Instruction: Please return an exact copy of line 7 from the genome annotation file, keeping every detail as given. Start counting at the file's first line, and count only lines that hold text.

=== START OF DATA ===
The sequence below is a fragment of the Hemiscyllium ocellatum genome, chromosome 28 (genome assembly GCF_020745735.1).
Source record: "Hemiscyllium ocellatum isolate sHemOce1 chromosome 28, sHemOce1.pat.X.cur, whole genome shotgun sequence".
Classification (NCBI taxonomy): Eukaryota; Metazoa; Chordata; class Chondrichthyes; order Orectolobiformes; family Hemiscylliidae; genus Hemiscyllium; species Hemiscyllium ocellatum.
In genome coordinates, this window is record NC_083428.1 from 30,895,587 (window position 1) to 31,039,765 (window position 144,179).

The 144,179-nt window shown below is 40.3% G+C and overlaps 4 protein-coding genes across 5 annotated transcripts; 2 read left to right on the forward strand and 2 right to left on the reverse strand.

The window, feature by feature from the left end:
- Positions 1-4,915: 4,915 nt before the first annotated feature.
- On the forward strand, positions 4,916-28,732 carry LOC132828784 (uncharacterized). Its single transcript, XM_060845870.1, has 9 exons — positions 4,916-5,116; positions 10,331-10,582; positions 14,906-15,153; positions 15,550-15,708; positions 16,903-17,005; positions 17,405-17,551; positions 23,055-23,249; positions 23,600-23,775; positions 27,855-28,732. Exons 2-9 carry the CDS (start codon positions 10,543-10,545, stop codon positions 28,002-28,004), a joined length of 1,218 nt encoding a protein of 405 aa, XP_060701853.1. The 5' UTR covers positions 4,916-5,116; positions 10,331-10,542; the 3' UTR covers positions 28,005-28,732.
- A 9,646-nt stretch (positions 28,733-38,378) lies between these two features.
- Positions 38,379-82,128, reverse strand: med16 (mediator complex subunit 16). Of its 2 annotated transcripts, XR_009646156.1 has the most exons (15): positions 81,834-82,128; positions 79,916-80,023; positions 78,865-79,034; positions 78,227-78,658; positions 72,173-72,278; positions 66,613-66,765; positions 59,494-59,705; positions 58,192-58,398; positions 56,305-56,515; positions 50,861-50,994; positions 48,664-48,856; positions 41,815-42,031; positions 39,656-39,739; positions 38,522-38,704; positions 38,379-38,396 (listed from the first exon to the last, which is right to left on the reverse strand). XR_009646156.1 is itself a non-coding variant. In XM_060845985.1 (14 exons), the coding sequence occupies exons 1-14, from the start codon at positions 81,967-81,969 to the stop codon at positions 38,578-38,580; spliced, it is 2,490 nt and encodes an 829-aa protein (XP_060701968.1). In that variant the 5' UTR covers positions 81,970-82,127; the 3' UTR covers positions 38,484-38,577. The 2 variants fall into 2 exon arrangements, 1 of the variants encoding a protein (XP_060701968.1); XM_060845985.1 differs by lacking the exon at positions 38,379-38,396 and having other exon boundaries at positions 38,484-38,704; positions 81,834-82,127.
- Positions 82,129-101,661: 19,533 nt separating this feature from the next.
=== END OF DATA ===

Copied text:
- Positions 1-4,915: 4,915 nt before the first annotated feature.